Native student intern bloggers sought for summer!

May 10, 2011 | Archives, Blog

Are you a Native student working at an internship this summer? What: You will be paid $10 per blog entry during the summer (5 entries per week at $50).

The entries must be a minimum of three paragraphs and relevant to what you are learning on your internship. Topics for the blogs include but are not limited to:
• Working in a professional setting
• The topic of your internship
• Confidence
• Teamwork with colleagues
• How the internship will prepare you for your future career
• Photographs of you
• Your tribal background and your experiences as a Native student and intern

Where: The blog will be published on our web site at aicf.nmcstaging.com Excerpts will also be used for newsletter stories and social media stories to generate interest for other students in internships, and they will be shared with our donors.

When: Entries accepted beginning May 31-September 1.

The fine print: We reserve the right to edit content for grammar and style or to refuse content. Please send a sample blog entry to the following e-mail address. Two bloggers will be chosen for a duration of six weeks each for the summer.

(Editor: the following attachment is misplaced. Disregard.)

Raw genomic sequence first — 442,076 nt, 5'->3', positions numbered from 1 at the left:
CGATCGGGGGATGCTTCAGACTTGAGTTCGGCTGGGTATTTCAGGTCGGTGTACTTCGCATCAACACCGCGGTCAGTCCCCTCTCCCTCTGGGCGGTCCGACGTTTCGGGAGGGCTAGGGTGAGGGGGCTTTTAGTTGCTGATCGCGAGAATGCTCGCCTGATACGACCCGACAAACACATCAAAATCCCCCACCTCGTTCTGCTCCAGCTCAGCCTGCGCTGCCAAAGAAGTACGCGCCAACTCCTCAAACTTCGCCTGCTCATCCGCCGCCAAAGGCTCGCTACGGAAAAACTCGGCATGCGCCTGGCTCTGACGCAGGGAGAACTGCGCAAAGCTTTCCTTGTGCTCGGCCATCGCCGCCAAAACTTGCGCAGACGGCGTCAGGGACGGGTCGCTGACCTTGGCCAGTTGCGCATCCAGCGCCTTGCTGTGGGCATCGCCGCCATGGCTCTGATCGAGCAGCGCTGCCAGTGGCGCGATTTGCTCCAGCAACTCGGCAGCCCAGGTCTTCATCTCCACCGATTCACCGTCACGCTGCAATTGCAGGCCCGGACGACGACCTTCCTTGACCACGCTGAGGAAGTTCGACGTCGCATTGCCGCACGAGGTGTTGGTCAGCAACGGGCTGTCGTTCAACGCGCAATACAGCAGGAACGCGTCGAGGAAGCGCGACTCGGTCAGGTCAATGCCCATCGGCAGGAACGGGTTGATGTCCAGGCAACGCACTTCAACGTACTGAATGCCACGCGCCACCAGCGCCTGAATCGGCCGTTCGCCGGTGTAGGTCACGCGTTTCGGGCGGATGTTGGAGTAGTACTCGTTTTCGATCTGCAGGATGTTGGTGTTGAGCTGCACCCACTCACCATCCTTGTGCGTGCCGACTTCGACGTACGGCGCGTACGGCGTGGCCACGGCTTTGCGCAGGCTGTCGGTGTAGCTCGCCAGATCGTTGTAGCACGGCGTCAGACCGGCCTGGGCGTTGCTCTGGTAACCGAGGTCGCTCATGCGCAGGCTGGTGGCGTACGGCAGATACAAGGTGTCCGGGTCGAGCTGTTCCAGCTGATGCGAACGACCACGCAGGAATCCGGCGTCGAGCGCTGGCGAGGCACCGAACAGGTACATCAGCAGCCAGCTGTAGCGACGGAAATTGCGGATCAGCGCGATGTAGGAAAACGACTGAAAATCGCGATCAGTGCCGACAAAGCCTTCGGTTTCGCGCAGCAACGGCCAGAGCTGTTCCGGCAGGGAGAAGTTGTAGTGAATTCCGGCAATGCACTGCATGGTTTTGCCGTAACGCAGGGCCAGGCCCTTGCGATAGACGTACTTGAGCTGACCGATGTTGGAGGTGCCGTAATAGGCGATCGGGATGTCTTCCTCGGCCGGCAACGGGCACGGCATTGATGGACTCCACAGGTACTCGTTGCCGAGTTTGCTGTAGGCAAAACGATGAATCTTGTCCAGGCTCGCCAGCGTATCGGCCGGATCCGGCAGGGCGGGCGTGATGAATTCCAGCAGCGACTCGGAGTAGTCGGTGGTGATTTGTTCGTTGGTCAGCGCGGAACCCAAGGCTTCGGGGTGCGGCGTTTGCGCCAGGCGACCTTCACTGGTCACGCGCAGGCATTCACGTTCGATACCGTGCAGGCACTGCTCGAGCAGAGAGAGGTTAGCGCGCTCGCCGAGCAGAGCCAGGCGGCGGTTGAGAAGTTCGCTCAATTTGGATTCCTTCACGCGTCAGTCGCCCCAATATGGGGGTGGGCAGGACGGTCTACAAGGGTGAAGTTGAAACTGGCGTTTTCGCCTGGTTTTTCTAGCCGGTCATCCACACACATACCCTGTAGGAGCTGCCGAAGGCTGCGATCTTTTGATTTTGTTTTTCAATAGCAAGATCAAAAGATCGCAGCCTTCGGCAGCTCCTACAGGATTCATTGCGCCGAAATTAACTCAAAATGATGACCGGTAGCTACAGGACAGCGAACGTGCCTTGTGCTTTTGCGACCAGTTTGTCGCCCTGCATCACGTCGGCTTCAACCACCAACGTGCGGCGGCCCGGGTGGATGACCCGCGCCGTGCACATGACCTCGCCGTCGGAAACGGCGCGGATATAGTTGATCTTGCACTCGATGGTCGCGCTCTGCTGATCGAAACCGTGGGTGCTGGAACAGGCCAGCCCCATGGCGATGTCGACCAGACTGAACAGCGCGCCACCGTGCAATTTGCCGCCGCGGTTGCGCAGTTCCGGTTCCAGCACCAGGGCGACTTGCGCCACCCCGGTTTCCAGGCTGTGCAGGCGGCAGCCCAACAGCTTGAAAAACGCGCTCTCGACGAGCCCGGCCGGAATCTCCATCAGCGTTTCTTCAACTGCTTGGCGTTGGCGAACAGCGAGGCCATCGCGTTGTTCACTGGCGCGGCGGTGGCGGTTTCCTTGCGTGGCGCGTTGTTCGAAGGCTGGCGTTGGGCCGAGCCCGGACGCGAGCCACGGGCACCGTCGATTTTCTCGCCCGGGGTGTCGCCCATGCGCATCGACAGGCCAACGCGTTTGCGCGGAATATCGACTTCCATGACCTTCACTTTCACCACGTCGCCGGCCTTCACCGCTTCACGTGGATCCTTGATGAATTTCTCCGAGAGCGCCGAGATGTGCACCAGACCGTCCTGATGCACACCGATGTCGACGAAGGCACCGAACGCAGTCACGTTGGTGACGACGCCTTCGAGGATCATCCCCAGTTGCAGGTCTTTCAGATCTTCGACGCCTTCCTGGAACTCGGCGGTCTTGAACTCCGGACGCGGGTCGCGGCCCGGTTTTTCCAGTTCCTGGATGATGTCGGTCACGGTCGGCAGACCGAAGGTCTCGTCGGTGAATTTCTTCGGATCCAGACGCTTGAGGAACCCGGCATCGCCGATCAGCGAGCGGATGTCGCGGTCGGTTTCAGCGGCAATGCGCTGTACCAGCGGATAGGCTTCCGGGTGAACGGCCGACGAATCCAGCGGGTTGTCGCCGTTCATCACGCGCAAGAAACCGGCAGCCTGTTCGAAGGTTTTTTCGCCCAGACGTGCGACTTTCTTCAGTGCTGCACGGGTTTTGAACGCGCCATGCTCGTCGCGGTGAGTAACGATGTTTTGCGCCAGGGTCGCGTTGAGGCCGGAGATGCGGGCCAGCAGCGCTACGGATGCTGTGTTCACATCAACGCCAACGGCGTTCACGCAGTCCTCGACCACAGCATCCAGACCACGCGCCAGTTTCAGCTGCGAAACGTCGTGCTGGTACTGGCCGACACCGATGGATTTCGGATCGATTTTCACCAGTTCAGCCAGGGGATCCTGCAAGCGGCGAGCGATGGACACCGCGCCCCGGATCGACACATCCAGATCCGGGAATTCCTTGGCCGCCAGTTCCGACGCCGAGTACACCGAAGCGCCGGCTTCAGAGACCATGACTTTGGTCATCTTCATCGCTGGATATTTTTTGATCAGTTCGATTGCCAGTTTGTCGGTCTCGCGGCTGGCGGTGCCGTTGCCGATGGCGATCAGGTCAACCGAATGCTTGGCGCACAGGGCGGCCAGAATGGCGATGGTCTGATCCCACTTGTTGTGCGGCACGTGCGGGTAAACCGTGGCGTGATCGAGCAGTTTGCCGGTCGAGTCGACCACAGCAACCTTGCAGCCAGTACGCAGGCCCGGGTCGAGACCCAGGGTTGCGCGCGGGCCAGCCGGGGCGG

Contact publiced@collegefund.org for more information.

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American Indian College Fund Launches “Make Native Voices Heard” Voting Campaign

American Indian College Fund Launches “Make Native Voices Heard” Voting Campaign

Native Americans are more impacted by the law than any other group in the United States. Native students in higher education, or seeking a higher education, in particular are impacted by federal and state laws impacting funding for education, such as Pell Grants, student loans, and federal funding for tribal colleges and universities (TCUs), 70% of which comes from federal sources.

Support for Native People in Higher Education Includes Permitting Sharing of Tribal Affiliations

Support for Native People in Higher Education Includes Permitting Sharing of Tribal Affiliations

Employees at the University of South Dakota were told to remove tribal affiliations and gender pronouns from email signatures, citing a policy by the Board of Regents. This move lacks support for Native individuals in higher education, according to Cheryl Crazy Bull of the American Indian College Fund, who urges allies to stand with Native faculty and staff by including such details in their signatures.